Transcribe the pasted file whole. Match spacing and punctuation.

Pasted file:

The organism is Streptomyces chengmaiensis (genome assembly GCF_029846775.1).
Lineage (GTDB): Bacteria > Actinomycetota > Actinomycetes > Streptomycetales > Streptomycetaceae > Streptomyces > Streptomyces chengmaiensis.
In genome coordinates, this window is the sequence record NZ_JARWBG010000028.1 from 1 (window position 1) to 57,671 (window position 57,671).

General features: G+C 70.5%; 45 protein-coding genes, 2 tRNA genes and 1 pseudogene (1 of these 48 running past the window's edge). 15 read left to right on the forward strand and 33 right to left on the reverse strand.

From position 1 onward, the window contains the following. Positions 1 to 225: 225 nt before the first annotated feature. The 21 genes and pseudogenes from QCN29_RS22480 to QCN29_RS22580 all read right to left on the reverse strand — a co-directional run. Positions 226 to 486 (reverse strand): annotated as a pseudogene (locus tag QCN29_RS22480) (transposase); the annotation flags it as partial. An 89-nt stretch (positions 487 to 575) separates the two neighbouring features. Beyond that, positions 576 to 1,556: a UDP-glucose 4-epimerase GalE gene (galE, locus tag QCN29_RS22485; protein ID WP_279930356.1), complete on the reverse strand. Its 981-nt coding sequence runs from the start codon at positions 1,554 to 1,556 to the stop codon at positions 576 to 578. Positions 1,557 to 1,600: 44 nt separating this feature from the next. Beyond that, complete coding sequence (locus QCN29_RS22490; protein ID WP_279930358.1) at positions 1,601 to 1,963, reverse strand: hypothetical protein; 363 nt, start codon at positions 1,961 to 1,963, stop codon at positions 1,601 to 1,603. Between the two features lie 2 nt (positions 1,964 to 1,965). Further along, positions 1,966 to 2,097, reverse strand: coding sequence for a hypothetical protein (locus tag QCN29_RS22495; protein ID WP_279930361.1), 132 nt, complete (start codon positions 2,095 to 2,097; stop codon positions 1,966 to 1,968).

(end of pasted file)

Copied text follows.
The organism is Streptomyces chengmaiensis (genome assembly GCF_029846775.1).
Lineage (GTDB): Bacteria > Actinomycetota > Actinomycetes > Streptomycetales > Streptomycetaceae > Streptomyces > Streptomyces chengmaiensis.
In genome coordinates, this window is the sequence record NZ_JARWBG010000028.1 from 1 (window position 1) to 57,671 (window position 57,671).

General features: G+C 70.5%; 45 protein-coding genes, 2 tRNA genes and 1 pseudogene (1 of these 48 running past the window's edge). 15 read left to right on the forward strand and 33 right to left on the reverse strand.

From position 1 onward, the window contains the following. Positions 1 to 225: 225 nt before the first annotated feature. The 21 genes and pseudogenes from QCN29_RS22480 to QCN29_RS22580 all read right to left on the reverse strand — a co-directional run. Positions 226 to 486 (reverse strand): annotated as a pseudogene (locus tag QCN29_RS22480) (transposase); the annotation flags it as partial. An 89-nt stretch (positions 487 to 575) separates the two neighbouring features. Beyond that, positions 576 to 1,556: a UDP-glucose 4-epimerase GalE gene (galE, locus tag QCN29_RS22485; protein ID WP_279930356.1), complete on the reverse strand. Its 981-nt coding sequence runs from the start codon at positions 1,554 to 1,556 to the stop codon at positions 576 to 578. Positions 1,557 to 1,600: 44 nt separating this feature from the next. Beyond that, complete coding sequence (locus QCN29_RS22490; protein ID WP_279930358.1) at positions 1,601 to 1,963, reverse strand: hypothetical protein; 363 nt, start codon at positions 1,961 to 1,963, stop codon at positions 1,601 to 1,603. Between the two features lie 2 nt (positions 1,964 to 1,965). Further along, positions 1,966 to 2,097, reverse strand: coding sequence for a hypothetical protein (locus tag QCN29_RS22495; protein ID WP_279930361.1), 132 nt, complete (start codon positions 2,095 to 2,097; stop codon positions 1,966 to 1,968).